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New Hampshire often hurts incumbents

New Hampshire has a history of wounding incumbent presidents. Two took such heavy blows in the primary that they quit.

In 1952, Democrats resented Harry Truman's lukewarm interest and late entry into the primary he described as "eyewash," and instead handed Tennessee Sen. Estes Kefauver 55 percent of the vote.

Truman, bringing in just 44 percent, decided not to run for another term.

In 1968, Lyndon Johnson campaigned from the White House with New Hampshire establishment Democrats running a write-in effort. Insurgent Minnesota Sen. Eugene McCarthy waged an anti-war campaign against Johnson and came within 4,000 votes of the president.

Johnson's victory was so unconvincing that some people said he lost the primary, even though he polled more votes. The meager margin and the prospect of a similar embarrassment in Wisconsin drove the president to announce he would not seek re-election.

Republicans have been hurt, too. In 1976, President Ford barely escaped a challenge from Ronald Reagan. Ford won the primary, 50 percent to 49 percent, but went on to lose the White House to Jimmy Carter.

Carter, in turn, faced a scare from Sen. Edward Kennedy in New Hampshire in 1980. Kennedy managed to get 37 percent, compared with Carter's 47 percent.

A Libertarian message

DIXVILLE NOTCH, N.H. _ The tiny town that gets a moment in the spotlight every four years when it casts the nation's first presidential primary ballots gave its most unusual message this year.

The mountain community near the Canadian border on Tuesday gave 11 of its 31 votes to Libertarian presidential candidate Andre Marrou. That's more than President Bush got, or any of the five major Democrats.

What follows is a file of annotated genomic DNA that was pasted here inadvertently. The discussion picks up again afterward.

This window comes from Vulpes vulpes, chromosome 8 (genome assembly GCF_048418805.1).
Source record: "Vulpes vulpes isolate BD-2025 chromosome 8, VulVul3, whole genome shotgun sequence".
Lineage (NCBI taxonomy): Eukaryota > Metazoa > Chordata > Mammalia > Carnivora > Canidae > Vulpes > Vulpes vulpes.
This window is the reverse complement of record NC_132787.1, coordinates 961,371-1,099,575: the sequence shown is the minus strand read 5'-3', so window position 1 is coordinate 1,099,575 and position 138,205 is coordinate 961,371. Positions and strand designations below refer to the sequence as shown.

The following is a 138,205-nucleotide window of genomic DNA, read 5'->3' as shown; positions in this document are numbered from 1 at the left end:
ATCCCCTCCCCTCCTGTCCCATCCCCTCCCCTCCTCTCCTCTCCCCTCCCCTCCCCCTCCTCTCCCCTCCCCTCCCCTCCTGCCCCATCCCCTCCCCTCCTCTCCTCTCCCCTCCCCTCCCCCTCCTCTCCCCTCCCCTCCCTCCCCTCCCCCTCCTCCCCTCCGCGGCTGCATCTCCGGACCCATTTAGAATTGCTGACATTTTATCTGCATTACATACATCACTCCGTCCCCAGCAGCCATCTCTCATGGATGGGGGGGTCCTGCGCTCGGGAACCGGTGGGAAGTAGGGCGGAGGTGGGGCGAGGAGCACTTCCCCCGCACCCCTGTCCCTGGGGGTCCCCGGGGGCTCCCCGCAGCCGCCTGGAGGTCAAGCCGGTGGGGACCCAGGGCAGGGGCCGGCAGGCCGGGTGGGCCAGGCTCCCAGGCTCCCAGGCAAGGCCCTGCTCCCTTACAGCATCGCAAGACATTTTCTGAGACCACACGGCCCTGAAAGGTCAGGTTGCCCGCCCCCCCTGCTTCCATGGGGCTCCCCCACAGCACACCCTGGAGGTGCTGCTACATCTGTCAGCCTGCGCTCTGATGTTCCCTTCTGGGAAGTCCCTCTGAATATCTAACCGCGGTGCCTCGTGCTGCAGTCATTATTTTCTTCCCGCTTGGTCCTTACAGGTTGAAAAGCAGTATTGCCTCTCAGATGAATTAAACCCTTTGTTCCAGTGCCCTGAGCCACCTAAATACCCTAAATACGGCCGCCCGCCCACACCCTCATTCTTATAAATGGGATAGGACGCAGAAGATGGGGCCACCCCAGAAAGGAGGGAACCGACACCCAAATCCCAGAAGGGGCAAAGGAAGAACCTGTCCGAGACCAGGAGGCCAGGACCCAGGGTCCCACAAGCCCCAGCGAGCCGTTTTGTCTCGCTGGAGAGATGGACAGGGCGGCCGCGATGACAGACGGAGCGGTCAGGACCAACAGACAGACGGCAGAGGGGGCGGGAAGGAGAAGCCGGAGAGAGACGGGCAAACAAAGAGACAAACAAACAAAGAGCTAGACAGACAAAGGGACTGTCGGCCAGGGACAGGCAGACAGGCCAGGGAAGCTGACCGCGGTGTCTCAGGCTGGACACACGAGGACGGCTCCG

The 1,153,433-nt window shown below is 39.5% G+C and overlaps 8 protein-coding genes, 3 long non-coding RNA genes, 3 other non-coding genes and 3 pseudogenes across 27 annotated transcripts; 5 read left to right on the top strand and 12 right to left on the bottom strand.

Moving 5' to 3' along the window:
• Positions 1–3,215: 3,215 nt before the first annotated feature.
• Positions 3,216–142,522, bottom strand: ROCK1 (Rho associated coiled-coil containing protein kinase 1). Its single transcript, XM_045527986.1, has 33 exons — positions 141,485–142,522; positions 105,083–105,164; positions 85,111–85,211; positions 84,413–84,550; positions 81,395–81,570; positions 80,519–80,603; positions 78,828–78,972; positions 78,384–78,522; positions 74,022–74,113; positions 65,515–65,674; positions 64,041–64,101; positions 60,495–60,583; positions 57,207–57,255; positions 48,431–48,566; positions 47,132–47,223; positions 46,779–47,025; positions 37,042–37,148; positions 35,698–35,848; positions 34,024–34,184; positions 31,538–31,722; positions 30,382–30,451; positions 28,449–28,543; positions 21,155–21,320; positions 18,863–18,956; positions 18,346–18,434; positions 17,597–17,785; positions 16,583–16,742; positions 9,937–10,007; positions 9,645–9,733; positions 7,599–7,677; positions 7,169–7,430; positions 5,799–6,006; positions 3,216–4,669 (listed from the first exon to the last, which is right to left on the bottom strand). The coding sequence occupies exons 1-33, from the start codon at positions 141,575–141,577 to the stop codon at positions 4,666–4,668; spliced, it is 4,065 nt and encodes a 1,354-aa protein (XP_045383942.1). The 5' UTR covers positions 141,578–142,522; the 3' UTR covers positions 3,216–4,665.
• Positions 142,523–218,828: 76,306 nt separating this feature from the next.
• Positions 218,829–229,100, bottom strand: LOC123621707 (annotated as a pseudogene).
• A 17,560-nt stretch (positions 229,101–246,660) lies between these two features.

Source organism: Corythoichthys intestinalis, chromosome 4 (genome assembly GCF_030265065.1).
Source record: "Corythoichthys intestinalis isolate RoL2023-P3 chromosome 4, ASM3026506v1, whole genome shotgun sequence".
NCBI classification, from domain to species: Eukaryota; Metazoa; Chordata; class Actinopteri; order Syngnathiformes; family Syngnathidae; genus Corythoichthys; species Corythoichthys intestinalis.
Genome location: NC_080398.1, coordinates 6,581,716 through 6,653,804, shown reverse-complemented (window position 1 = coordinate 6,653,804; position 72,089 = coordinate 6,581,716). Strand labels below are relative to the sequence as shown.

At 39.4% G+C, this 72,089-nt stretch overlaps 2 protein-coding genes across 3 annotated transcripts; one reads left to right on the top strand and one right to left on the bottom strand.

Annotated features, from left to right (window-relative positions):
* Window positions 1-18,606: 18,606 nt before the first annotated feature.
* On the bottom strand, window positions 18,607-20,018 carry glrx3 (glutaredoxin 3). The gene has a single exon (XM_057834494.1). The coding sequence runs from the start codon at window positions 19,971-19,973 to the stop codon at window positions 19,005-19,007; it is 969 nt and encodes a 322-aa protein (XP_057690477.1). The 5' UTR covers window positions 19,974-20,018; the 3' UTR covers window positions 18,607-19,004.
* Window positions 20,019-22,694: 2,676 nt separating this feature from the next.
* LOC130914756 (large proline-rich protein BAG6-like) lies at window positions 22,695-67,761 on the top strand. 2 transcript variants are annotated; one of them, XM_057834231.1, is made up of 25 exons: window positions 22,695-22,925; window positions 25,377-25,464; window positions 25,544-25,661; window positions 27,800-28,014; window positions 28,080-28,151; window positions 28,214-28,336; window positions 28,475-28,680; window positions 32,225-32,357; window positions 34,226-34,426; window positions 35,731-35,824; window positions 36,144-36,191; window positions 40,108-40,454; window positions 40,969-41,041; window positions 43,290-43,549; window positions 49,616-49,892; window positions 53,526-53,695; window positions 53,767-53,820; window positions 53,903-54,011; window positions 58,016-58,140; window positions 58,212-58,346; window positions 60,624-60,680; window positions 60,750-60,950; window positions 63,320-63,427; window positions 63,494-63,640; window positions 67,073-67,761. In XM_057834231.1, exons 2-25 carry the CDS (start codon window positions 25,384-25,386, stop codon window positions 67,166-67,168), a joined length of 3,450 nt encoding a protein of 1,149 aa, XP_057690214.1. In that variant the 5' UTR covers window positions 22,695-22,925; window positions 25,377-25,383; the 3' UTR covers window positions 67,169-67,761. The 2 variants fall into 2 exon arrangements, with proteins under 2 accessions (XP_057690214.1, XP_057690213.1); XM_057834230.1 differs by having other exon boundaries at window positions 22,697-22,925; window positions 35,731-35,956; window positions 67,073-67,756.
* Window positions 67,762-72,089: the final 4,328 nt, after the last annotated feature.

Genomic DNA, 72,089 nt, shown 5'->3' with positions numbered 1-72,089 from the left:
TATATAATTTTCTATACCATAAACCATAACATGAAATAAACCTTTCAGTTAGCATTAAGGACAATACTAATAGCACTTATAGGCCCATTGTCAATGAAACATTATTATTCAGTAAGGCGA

Clinton in Florida today

TALLAHASSEE _ Arkansas Gov. Bill Clinton, coming off the New Hampshire primary vote, resumes campaigning today in Florida, where his large, well-financed organization remains confident of victory March 10.

Despite Clinton's recent drop in the polls, fund-raising in Florida continues to go well, aide Jeff Eller said. Eller said Clinton has raised nearly $400,000 in Florida and looks to increase that by another $200,000 at a fund-raiser today at one of the resort hotels outside Disney World.

Clinton's leading booster in Florida, Lt. Gov. Buddy MacKay, acknowledged that continuing controversy over Clinton's draft status during the Vietnam conflict could haunt him in Southern states on Super Tuesday, but MacKay still predicted a win in Florida.

Will Jackson run?

MERRIMACK, N.H. _ Civil rights leader Jesse Jackson is coming under strong pressure to change his mind and make his third try for the Democratic presidential nomination, a top Jackson aide said Tuesday.

"No one is coming under more pressure from constituents to get into the race than Jackson," Frank Watkins said in a telephone interview.

Watkins rarely speaks on his own without close consultation with Jackson.

Brown: No late-comers

BAL HARBOUR _ Democratic Chairman Ron Brown predicts that his party's nominee will emerge from the current candidates and that speculation should end about a latecomer.

Brown, who attended meetings of the AFL-CIO's executive council Tuesday, rejected speculation that New York Gov. Mario Cuomo or Missouri Rep. Richard Gephardt would enter the race.

"I expect the nominee will come from the current field," Brown said.

The dog got sick

MANCHESTER, N.H. _ Count Democratic presidential hopeful Bob Kerrey among those happy that dogs can't vote.

Kerrey was trying to sway a few voters as they headed into the polls today when retiree Henry Daneau came along and asked the Nebraska senator to mind his golden retriever while Daneau voted _ for Kerrey.

Kerrey obliged, and Daneau barely had left when the dog vomited at Kerrey's feet. The dog also frightened a woman Kerrey approached to shake hands.

Kerrey just wanted to run

Nebraska Sen. Bob Kerrey wasn't doing very well in New Hampshire. So he was telling a little story to describe his place in the pack of Democratic candidates.

Two hunters set up their tent, ate their beans and coffee, then got ready to sleep. That's when one of the hunters put on a pair of tennis shoes. The other asked why.

"There's a grizzly bear coming over the hill, and I want to run away," he said.

"You can't outrun a grizzly," the other hunter said.

"I don't have to outrun the grizzly," the man in tennis shoes replied. "I just have to outrun you."

_ Information from AP and Times political editor Ellen Debenport was used in this report.

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